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Evaluation Of The 12 Rules In “The Single Best Investment” To Our DGI Stocks

I recently finished reading SBI (The Single Best Investment by Jeremy Miller) and decided to scrutinize our portfolio of stocks to see how they measure up to the rules presented in Chapter 11. We currently have 27 "core" and 28 "supporting" stocks, for a total of 55 companies. I'd like to consolidate our list to end up with about 50 stocks; however, I have no specific requirement for a set number of stocks. This exercise will help me determine how well our stocks meet the guidelines presented by Mr. Miller. It will also help me identify if there are a few companies that I should consider removing from our portfolio.

The following summarizes the 12 Rules and how I'm applying and evaluating them.

The 12 Rules Presented in SBI

1. The company must be financially strong. I'm using the S&P credit rating provided by FAST Graphs as an indicator. I mostly use a BBB+ credit rating as our desired cutoff, but will consider BBB if other metrics are good.

2. The company must offer a relatively high current yield. SBI recommends at least 150% of the average yield of the S&P 500.

It's important to consider market conditions, and the S&P yield has been on an upward trend over the past 5 years. In addition, the bull market has resulted in increased (many would say inflated) stock prices for high quality companies. I typically want 2.5% yield or more, with preference for 3% or more. However, I'll consider a yield below 2.5% for high quality, faster growth stocks. Some of our stocks currently have a yield lower than 2.5% because of their price growth, but that doesn't automatically mean we would sell.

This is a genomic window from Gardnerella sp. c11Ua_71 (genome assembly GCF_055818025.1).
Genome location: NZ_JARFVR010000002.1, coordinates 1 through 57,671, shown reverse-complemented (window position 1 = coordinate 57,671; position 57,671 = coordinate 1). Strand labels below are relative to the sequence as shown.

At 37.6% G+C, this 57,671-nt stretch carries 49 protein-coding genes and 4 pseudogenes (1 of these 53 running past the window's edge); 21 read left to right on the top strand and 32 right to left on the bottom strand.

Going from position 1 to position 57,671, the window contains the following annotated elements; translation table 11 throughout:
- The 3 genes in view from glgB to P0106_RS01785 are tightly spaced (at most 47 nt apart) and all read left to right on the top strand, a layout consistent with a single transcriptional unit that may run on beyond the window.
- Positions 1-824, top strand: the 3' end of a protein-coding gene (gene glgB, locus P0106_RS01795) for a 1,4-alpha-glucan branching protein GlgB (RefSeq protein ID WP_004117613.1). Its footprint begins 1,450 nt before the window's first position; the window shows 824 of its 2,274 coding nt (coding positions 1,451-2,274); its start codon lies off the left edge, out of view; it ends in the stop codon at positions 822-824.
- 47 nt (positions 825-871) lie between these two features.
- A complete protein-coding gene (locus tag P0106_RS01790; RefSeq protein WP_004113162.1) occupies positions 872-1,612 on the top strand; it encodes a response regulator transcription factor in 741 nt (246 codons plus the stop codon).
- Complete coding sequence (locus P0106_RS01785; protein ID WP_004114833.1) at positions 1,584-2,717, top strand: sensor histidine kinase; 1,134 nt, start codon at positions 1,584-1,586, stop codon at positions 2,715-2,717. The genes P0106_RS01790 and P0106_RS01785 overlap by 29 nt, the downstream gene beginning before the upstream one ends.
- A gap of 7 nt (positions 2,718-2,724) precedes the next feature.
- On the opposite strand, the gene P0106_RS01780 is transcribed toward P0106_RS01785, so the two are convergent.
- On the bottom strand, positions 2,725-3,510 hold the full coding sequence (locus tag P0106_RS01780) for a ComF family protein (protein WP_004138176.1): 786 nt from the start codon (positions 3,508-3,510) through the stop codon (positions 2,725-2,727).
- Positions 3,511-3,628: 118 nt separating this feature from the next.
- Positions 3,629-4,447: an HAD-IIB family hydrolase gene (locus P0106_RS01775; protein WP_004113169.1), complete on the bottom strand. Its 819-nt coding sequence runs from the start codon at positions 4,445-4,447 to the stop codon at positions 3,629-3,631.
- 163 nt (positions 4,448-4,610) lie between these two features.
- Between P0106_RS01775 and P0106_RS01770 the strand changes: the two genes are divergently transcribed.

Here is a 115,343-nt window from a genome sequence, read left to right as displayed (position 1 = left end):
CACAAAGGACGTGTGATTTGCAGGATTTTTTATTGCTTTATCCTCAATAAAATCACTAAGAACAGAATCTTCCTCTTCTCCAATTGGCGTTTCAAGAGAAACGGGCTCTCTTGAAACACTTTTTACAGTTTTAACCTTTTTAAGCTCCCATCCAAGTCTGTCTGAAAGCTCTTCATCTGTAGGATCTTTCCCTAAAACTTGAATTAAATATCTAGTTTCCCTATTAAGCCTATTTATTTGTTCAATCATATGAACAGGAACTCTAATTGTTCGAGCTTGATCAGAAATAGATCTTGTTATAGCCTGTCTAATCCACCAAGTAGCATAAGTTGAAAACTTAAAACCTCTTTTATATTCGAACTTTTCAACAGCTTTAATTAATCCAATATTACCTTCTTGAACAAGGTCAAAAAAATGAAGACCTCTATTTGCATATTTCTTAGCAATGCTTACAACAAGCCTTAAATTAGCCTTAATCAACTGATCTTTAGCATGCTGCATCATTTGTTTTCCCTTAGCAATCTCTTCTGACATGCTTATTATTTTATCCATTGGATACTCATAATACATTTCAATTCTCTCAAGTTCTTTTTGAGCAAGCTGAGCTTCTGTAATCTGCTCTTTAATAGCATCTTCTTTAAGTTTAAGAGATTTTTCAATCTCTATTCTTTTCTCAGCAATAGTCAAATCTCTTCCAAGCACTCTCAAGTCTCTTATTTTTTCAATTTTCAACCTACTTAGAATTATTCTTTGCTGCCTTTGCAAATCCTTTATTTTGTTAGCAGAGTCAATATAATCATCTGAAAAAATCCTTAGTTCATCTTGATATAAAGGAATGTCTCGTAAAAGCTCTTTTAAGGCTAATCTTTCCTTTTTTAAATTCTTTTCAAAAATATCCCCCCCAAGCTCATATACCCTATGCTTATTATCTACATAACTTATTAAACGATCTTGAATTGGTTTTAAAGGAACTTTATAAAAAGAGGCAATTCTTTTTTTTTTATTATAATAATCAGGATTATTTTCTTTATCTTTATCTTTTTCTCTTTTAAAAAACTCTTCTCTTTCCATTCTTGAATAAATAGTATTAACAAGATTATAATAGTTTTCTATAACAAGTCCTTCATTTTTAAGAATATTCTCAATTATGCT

3. The yield must be expected to grow substantially in the future. SBI recommends at least 5% to assure growth in excess of inflation. The dividend payout ratio should be less than 50% (except utilities, REITs and MLPs).

Given the current market condition, I'm using 5% growth rate for all but the highest yields (over 4%) and payout ratio of 65% (higher for utilities/REITs).

4. The company should offer consistent historic and prospective earnings growth. SBI recommends earnings growth in the range of 5% to 10%.

I'm using projected EPS (Earnings Per Share) provided by FAST Graphs for years 2017 through 2019 for my evaluation.

5. Management must be excellent. A long record of success is one mark of good management.

I'm using Morningstar's "Stewardship Rating" to evaluate this rule.

6. Give weight to valuation measures. Price/sales (P/S) ratio should be less than 1.5, and ideally less than 1.0. P/E and Book Value ratios should be less than market.